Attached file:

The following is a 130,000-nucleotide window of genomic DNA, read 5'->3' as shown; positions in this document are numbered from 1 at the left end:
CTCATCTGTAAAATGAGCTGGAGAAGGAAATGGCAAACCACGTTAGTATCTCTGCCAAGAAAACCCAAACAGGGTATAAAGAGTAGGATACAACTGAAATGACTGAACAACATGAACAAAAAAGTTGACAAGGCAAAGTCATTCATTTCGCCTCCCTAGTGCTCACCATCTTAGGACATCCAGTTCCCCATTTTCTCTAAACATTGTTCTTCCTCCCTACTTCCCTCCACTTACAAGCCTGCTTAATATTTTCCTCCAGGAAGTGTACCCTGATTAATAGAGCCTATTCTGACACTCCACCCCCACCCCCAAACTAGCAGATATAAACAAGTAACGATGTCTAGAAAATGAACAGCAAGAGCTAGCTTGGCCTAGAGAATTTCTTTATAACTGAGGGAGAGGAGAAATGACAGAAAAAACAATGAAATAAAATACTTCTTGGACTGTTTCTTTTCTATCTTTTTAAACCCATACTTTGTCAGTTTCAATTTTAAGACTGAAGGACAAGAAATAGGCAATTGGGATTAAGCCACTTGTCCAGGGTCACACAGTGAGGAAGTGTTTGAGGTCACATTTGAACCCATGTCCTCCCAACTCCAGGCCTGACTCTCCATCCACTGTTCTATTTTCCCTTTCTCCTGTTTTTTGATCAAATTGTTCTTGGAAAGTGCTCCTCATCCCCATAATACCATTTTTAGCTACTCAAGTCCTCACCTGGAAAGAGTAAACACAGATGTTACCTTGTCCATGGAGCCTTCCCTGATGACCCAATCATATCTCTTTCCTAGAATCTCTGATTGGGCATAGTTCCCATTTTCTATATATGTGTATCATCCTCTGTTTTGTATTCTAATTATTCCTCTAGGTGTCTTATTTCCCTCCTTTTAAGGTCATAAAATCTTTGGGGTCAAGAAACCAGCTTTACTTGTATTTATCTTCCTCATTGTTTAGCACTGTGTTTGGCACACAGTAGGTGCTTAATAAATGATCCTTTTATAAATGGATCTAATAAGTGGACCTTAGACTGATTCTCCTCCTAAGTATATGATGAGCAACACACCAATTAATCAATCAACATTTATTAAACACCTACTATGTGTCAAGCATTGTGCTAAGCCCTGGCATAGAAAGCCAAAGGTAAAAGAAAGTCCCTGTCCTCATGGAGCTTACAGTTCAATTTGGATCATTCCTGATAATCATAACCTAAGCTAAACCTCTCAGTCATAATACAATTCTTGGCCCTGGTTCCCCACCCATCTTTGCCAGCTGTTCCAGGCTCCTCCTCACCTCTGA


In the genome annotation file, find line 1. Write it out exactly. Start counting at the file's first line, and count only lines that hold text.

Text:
The following is a 130,000-nucleotide window of genomic DNA, read 5'->3' as shown; positions in this document are numbered from 1 at the left end: